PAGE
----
I described Wilson as one of the three key figures in this series. Given that Manager Washington tipped his hand against the Rays, the other two are Francisco Cervelli and Jorge Posada. The Rangers were the runningest team in the first round, and they are now facing the team with the fewest caught-stealings in the major leagues in 2010. Cervelli, Chad Moeller, Posada and the Yankee pitching staff stopped just 23 out of 155 would-be thieves during the year.
Minnesota didn’t try to swipe one bag in its cameo against the Yankees. Texas tried seven (and succeeded six times) against Tampa. Rays’ catchers had nailed 25 percent of runners during the season. The Yanks only caught 15 percent.
I think you see where Washington is going with this. Try to at least slow the “Susceptible Seven” down with Wilson and Lee, to say nothing of Darren Oliver in relief. But much more impressively, run the Yankees crazy. Five Rangers stole 14 or more during the regular season, Josh Hamilton had eight, and Jeff Francoeur had eight while with the Mets.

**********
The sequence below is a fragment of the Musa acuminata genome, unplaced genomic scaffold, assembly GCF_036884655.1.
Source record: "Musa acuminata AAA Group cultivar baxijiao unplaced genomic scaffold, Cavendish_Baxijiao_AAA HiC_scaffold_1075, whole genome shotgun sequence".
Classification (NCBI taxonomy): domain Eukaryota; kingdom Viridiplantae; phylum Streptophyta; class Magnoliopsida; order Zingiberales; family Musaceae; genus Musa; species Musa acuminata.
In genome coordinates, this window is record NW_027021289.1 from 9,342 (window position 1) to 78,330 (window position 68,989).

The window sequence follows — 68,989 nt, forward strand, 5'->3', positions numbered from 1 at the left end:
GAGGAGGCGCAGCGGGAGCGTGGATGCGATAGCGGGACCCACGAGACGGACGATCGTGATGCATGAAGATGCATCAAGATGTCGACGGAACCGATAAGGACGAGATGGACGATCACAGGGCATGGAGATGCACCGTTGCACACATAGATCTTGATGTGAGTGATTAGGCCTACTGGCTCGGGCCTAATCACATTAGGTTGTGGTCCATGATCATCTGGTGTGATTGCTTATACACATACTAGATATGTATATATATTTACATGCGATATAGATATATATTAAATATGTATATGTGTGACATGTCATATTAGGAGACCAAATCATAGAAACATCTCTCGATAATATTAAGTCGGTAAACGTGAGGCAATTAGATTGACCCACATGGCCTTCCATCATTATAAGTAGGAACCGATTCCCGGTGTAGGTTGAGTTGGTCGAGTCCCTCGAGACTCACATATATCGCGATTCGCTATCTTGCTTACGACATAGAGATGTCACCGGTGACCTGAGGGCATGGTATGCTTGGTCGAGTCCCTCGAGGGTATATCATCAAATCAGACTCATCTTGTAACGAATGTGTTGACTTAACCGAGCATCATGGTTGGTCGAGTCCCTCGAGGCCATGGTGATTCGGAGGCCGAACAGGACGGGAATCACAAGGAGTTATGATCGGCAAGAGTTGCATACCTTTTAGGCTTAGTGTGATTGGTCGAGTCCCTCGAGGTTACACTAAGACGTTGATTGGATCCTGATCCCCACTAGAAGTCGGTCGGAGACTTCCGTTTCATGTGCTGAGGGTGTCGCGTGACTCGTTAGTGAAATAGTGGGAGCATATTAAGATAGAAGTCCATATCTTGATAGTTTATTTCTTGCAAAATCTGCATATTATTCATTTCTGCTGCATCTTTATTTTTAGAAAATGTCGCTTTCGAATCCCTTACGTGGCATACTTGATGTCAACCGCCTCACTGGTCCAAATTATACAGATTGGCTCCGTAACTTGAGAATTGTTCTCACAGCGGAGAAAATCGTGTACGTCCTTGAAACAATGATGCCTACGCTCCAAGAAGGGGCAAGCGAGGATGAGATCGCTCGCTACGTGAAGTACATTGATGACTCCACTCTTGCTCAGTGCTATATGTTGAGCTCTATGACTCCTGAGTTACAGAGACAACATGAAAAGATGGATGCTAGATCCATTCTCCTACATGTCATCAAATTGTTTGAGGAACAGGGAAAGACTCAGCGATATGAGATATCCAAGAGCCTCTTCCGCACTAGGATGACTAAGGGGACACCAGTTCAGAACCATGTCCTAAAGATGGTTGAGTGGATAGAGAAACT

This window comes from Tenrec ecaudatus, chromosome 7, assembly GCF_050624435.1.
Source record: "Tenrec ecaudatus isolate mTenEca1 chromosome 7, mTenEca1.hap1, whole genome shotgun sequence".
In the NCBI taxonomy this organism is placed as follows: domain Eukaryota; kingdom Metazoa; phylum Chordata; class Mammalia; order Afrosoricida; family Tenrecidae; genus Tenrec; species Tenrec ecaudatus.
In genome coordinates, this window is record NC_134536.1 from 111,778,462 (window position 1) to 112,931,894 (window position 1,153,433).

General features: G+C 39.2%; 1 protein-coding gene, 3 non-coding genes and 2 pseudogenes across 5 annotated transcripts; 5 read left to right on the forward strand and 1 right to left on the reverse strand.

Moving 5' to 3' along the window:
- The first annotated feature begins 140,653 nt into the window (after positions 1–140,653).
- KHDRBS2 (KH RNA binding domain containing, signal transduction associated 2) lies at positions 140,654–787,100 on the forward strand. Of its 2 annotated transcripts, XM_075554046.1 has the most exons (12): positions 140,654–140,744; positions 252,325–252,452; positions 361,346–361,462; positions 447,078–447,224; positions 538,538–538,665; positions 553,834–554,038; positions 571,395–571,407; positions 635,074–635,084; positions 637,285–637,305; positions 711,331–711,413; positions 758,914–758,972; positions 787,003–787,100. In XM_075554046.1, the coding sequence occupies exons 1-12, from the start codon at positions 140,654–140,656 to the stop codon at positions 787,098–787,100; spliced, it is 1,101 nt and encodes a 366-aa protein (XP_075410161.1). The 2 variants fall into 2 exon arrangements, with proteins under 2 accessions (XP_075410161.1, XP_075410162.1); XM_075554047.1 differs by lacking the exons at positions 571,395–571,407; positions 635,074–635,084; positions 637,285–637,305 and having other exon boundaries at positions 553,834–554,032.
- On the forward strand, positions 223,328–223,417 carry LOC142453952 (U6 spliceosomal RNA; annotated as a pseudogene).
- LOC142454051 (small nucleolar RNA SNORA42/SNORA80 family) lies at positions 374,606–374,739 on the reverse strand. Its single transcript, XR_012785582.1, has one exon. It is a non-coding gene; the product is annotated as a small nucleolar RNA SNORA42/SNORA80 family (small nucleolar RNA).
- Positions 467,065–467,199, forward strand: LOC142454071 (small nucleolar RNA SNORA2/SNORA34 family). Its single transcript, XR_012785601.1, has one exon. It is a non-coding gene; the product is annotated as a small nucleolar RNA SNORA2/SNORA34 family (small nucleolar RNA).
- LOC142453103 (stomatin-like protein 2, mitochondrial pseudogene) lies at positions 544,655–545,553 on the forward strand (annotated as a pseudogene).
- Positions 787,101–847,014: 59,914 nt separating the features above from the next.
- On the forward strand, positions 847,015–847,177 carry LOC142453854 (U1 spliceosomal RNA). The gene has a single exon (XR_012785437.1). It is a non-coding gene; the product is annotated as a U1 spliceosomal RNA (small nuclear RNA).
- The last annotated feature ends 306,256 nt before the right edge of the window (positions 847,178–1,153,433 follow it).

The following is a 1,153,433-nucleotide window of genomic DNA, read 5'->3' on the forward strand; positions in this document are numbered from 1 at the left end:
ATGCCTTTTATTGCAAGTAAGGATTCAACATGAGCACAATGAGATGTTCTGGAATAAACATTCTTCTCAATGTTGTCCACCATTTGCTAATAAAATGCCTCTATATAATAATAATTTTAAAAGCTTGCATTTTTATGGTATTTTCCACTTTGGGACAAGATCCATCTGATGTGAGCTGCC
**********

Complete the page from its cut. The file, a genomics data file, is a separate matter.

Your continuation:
The Rangers may literally steal this series. I think the Yankees are utterly unprepared for this kind of onslaught, and if you think there’s a Plan B about swapping Cervelli in for the decreasingly mobile Posada, think again. Posada may have only caught 13 of 85 bandits, but Cervelli only got nine out of 64.
As suggested here when New York swept a series which I thought they’d lose, the Yankees are vampires. Manage passively against them as Ron Gardenhire did, let them up off the mat for a second, and you lose. But Ron Washington has already shown an absolute unwillingness to sit back, and that aggressivenes won him Game Five against Tampa. Take the chance with me. Rangers win, and might just get to hold Mr. Lee back to start Game One of the World Series.

3 Comments

The reason why the Twins lost the series is because they managed only two hits with RISP during the sweep and both came in Game 3. You can steal as much as you like but you still need a hit to drive them in.

As for CJ Wilson, he’s going to have to prove he can throw strikes since he had 93 BB in 204 IP. I certainly don’t think if the Rangers will win in 6. The only pitching edge they have is when Lee pitches.